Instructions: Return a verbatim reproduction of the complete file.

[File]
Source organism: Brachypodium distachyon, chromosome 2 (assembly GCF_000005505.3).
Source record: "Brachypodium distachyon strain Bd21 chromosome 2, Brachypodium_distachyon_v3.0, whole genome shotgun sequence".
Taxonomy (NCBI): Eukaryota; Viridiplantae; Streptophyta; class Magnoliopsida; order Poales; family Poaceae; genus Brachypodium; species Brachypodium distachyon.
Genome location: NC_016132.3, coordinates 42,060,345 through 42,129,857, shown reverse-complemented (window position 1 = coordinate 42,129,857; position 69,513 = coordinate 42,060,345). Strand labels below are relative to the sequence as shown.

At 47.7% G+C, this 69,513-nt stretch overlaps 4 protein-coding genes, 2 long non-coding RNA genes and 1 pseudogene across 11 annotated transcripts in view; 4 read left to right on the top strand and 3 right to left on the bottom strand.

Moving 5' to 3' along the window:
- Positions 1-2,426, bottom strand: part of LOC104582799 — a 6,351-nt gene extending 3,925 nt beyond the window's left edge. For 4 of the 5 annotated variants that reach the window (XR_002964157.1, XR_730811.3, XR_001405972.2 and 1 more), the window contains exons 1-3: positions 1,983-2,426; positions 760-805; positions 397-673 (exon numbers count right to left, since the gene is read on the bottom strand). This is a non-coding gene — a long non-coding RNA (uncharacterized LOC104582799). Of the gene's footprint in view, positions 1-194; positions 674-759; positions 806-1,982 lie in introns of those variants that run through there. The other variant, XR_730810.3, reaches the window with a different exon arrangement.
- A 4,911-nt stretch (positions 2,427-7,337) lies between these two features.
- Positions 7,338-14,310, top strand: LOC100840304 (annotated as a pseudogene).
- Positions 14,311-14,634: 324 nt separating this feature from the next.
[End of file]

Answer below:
Source organism: Brachypodium distachyon, chromosome 2 (assembly GCF_000005505.3).
Source record: "Brachypodium distachyon strain Bd21 chromosome 2, Brachypodium_distachyon_v3.0, whole genome shotgun sequence".
Taxonomy (NCBI): Eukaryota; Viridiplantae; Streptophyta; class Magnoliopsida; order Poales; family Poaceae; genus Brachypodium; species Brachypodium distachyon.
Genome location: NC_016132.3, coordinates 42,060,345 through 42,129,857, shown reverse-complemented (window position 1 = coordinate 42,129,857; position 69,513 = coordinate 42,060,345). Strand labels below are relative to the sequence as shown.

At 47.7% G+C, this 69,513-nt stretch overlaps 4 protein-coding genes, 2 long non-coding RNA genes and 1 pseudogene across 11 annotated transcripts in view; 4 read left to right on the top strand and 3 right to left on the bottom strand.

Moving 5' to 3' along the window:
- Positions 1-2,426, bottom strand: part of LOC104582799 — a 6,351-nt gene extending 3,925 nt beyond the window's left edge. For 4 of the 5 annotated variants that reach the window (XR_002964157.1, XR_730811.3, XR_001405972.2 and 1 more), the window contains exons 1-3: positions 1,983-2,426; positions 760-805; positions 397-673 (exon numbers count right to left, since the gene is read on the bottom strand). This is a non-coding gene — a long non-coding RNA (uncharacterized LOC104582799). Of the gene's footprint in view, positions 1-194; positions 674-759; positions 806-1,982 lie in introns of those variants that run through there. The other variant, XR_730810.3, reaches the window with a different exon arrangement.
- A 4,911-nt stretch (positions 2,427-7,337) lies between these two features.
- Positions 7,338-14,310, top strand: LOC100840304 (annotated as a pseudogene).
- Positions 14,311-14,634: 324 nt separating this feature from the next.